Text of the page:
On this point, I know we had a lot of discussion earlier. I’d like to share my point of view on this. We live in a very polarized world today. And, unfortunately, too often, people are identified in those respective camps, and the dialog that should take place to find that 99% or the 95% commonality or areas of interest doesn’t happen.

I don’t believe in that polarized world. I think it’s bad. I think it’s something I would love to help blow up. I think it’s not good for any of us.

What we do is we engage with people in all political parties. I’m a big believer in engagement. You can imagine if you’re a gay man from the South, you don’t exactly ask everybody whether you agree with that lifestyle, or you don’t have a lot of friends.

So I don’t check people at the doors as to who they are and what they believe. I care about skills and capabilities and contributions. I think that for us, we focus on policy things. I find that we sometimes are more in the thinking of one group and sometimes in another. And sometimes, all groups don’t like us. And sometimes, everybody can agree.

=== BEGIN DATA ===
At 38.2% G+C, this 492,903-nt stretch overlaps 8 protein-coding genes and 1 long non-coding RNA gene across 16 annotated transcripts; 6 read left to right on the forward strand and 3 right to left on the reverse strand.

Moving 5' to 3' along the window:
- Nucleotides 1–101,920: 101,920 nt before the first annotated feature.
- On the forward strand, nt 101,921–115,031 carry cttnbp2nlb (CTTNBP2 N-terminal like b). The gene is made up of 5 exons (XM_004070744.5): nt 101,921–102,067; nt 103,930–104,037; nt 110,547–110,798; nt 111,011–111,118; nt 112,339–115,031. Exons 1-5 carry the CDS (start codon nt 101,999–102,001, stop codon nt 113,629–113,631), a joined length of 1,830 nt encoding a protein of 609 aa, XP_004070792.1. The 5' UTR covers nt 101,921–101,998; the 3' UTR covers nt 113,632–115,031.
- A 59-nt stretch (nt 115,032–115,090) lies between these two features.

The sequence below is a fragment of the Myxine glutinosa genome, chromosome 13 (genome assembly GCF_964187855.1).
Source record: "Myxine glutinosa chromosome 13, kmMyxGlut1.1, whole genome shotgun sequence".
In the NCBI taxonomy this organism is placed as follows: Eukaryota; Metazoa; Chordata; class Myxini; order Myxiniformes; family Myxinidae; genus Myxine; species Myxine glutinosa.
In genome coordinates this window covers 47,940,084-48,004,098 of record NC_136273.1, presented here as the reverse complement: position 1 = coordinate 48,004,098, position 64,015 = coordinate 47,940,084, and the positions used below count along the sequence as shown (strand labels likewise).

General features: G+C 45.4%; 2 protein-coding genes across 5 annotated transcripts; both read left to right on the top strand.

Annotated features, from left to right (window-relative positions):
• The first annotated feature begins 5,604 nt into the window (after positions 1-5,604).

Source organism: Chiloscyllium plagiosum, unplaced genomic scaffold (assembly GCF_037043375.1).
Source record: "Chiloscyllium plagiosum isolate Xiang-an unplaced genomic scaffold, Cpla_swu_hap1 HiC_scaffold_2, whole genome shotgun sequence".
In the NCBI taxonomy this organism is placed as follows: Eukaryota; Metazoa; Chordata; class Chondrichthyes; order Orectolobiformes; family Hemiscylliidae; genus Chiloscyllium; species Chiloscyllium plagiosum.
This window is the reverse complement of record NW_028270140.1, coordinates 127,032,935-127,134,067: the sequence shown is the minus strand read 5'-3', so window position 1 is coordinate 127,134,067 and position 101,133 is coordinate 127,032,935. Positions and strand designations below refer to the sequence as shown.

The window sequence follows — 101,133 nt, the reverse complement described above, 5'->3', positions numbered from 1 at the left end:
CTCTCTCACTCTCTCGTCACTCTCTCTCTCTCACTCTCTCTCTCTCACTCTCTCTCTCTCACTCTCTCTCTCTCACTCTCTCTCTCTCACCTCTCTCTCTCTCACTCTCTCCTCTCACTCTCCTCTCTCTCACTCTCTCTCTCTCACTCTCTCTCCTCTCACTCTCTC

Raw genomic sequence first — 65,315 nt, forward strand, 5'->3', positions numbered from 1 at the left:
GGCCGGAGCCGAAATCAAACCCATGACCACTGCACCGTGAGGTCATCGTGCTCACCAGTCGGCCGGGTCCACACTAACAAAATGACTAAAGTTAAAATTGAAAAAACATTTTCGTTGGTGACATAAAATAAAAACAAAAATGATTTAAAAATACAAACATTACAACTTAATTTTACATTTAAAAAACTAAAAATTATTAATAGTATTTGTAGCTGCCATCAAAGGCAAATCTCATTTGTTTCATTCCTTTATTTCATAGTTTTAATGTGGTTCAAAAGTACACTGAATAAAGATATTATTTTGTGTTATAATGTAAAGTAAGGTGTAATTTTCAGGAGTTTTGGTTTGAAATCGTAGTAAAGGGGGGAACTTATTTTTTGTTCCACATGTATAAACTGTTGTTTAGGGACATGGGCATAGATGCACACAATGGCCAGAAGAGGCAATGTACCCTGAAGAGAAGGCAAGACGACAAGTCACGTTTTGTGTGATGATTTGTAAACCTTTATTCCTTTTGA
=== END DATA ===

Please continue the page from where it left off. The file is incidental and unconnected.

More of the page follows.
We are pro-environment. We are pro-immigration. We do believe in diversity in a strong way, in a broad way. We’re capitalists. We believe in privacy. We’re strong believers in privacy. And privacy has its fans from all walks of life and its detractors in all walks of life.

These things to us are not political things. They’re policies. We don’t look at the politics of it, we think about the policy of it.

I recognize that in a polarized world, many people don’t see in it. They see a policy and then align it to a particular group. But that is now how we look at it internally.

Success Breeds Permission

All of which sounds great to me, and when Mr. Cook concluded by noting that Apple doesn’t have a PAC and doesn’t donate to political parties, the audience erupted in applause.